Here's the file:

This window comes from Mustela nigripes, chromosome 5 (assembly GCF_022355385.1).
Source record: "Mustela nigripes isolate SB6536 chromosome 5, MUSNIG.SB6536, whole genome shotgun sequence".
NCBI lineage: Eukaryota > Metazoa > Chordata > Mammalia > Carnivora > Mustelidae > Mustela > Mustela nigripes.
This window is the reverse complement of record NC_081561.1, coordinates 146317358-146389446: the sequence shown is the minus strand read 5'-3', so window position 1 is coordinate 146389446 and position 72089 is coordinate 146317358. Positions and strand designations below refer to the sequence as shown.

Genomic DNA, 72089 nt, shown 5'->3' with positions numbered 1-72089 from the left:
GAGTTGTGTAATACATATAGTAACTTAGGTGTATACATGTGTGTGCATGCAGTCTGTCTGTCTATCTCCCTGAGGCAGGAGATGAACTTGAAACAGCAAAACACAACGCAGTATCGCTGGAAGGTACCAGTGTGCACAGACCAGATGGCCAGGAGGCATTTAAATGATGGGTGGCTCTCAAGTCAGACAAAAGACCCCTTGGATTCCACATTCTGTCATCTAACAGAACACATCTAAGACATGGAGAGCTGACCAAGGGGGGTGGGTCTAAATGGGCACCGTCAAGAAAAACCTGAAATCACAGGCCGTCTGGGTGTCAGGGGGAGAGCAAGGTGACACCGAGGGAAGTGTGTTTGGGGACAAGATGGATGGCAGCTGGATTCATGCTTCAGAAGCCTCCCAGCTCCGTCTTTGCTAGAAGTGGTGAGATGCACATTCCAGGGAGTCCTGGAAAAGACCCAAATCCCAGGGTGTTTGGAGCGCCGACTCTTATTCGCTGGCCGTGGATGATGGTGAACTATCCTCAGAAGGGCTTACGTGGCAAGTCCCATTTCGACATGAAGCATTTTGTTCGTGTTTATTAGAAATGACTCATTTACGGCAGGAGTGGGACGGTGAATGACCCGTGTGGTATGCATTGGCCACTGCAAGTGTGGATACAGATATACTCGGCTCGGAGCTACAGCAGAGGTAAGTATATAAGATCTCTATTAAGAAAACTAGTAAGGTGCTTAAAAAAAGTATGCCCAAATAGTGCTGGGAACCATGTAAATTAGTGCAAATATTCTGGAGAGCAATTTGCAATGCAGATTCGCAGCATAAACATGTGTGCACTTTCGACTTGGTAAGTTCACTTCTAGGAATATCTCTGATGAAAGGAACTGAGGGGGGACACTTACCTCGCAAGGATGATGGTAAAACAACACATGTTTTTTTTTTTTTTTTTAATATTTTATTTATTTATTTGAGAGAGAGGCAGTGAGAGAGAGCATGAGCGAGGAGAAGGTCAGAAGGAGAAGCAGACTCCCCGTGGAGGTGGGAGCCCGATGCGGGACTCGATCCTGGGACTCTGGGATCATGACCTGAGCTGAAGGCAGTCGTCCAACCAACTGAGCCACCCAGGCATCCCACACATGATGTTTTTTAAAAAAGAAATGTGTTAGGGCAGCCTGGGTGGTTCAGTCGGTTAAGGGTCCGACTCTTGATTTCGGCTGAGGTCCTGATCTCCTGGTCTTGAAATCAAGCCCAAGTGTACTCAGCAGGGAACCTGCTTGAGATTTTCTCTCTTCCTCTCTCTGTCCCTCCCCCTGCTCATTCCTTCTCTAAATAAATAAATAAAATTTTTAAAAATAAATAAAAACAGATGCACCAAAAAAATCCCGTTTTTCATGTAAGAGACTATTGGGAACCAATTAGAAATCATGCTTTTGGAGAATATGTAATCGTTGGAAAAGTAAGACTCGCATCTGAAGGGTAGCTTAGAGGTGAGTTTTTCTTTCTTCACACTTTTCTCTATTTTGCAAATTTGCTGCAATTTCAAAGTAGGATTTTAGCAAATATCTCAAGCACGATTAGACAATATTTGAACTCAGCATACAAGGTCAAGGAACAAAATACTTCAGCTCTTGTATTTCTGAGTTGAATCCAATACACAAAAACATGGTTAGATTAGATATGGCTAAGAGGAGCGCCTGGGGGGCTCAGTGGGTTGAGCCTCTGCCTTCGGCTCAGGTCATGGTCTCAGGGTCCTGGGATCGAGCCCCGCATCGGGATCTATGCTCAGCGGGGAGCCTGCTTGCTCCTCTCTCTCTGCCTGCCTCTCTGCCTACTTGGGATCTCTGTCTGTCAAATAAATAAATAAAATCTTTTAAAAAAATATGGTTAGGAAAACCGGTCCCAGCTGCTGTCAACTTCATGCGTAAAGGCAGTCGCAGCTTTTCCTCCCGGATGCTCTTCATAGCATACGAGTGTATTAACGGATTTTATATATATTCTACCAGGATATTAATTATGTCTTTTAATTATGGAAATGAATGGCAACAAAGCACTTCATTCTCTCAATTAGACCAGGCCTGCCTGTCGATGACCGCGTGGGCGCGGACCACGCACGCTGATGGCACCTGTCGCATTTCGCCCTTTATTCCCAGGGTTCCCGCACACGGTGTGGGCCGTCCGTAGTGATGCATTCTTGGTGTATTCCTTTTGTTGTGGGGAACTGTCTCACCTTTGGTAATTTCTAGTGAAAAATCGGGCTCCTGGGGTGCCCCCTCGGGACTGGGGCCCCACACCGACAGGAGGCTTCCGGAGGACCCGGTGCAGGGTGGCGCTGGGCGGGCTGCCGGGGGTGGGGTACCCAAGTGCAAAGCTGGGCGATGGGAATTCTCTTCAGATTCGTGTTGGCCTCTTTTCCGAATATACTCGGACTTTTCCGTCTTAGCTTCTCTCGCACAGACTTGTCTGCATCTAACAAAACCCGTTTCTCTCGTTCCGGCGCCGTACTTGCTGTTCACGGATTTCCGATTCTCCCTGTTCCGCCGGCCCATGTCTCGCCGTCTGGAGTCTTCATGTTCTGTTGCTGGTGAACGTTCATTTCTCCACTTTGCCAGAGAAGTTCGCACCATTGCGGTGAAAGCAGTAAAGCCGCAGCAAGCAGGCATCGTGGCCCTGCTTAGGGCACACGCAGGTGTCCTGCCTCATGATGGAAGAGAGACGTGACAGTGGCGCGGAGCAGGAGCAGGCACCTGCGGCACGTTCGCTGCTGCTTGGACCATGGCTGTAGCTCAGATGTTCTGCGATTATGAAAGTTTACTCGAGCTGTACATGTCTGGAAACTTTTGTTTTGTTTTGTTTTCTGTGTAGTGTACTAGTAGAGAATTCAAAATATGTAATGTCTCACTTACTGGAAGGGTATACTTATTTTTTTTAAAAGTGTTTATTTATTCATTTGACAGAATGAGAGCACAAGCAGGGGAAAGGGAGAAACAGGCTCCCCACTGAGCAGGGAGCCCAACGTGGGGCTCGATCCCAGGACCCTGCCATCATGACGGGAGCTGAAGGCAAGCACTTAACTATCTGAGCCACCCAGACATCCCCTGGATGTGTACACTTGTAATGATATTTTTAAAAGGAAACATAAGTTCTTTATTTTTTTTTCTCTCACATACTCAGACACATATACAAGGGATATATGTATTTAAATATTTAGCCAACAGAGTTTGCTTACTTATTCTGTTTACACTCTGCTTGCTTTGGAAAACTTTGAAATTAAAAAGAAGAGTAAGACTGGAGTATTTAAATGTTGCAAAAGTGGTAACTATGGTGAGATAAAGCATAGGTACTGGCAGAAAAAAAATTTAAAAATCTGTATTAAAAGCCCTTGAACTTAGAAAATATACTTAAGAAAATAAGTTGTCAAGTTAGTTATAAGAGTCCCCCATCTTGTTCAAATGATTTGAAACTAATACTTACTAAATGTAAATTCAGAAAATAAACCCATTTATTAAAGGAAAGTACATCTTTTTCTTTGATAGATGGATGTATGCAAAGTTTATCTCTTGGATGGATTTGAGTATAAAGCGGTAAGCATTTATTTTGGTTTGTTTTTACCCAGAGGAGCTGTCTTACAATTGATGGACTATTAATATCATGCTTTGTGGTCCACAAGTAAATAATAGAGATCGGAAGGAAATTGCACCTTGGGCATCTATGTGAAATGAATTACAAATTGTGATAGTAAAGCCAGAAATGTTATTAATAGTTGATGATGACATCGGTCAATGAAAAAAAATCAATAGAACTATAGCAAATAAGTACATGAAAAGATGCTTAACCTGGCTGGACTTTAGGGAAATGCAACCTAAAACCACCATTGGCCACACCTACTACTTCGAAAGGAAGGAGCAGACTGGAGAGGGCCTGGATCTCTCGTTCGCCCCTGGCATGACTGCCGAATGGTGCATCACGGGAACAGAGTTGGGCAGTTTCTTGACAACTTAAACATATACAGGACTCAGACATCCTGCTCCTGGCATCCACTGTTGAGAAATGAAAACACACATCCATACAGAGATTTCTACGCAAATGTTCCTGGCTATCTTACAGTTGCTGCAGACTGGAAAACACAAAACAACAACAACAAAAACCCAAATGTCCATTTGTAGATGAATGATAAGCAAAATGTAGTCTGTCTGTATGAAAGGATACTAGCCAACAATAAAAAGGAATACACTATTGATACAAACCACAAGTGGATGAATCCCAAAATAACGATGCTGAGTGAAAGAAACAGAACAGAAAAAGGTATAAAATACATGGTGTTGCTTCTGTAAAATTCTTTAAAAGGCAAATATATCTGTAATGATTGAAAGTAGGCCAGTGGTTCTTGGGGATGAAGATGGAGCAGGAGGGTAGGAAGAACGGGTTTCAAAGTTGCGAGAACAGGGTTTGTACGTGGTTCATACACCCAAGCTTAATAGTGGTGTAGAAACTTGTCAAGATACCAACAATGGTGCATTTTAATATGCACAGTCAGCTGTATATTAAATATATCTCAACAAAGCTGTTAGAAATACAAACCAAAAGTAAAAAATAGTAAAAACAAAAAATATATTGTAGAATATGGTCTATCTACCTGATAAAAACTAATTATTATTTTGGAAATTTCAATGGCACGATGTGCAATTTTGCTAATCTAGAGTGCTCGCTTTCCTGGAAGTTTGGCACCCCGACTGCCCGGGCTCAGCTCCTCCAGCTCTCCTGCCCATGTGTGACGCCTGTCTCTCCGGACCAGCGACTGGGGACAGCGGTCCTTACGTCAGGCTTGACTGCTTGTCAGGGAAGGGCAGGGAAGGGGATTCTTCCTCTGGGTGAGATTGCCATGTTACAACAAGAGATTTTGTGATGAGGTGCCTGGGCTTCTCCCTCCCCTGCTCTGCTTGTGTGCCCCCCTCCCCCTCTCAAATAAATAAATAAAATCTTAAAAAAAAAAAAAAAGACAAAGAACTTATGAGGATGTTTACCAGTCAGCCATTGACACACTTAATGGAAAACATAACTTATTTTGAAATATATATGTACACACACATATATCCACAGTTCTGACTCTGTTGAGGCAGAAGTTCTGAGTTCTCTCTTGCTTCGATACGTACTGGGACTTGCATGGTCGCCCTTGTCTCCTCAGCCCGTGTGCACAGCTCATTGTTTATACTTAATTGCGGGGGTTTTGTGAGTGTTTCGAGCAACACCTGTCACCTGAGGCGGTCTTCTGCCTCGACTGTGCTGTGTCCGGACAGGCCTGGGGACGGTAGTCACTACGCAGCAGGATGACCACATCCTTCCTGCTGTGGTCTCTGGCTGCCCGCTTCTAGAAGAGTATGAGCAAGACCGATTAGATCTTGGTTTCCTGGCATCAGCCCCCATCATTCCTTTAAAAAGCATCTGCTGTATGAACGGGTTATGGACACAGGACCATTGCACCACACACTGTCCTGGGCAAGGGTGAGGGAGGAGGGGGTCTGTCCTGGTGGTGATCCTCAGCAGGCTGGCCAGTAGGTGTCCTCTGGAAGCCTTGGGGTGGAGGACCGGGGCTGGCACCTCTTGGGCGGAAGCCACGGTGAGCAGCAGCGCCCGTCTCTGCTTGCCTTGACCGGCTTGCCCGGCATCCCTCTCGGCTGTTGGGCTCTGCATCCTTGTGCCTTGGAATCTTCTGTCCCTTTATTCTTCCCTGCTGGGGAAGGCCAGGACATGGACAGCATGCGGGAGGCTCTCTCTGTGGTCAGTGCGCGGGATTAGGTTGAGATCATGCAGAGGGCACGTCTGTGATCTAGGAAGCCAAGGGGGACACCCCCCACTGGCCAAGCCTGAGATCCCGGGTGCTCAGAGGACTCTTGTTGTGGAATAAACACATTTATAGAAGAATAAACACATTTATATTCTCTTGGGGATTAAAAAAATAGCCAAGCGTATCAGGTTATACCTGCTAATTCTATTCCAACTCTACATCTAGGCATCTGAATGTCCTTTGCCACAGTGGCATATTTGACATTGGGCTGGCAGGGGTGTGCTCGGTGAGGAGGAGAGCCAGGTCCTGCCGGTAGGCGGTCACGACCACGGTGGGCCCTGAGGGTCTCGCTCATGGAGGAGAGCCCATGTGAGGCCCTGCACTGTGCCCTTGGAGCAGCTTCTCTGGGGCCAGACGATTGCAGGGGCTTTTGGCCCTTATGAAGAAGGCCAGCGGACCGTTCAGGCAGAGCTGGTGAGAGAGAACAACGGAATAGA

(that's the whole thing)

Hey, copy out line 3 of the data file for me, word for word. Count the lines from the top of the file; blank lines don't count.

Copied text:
NCBI lineage: Eukaryota > Metazoa > Chordata > Mammalia > Carnivora > Mustelidae > Mustela > Mustela nigripes.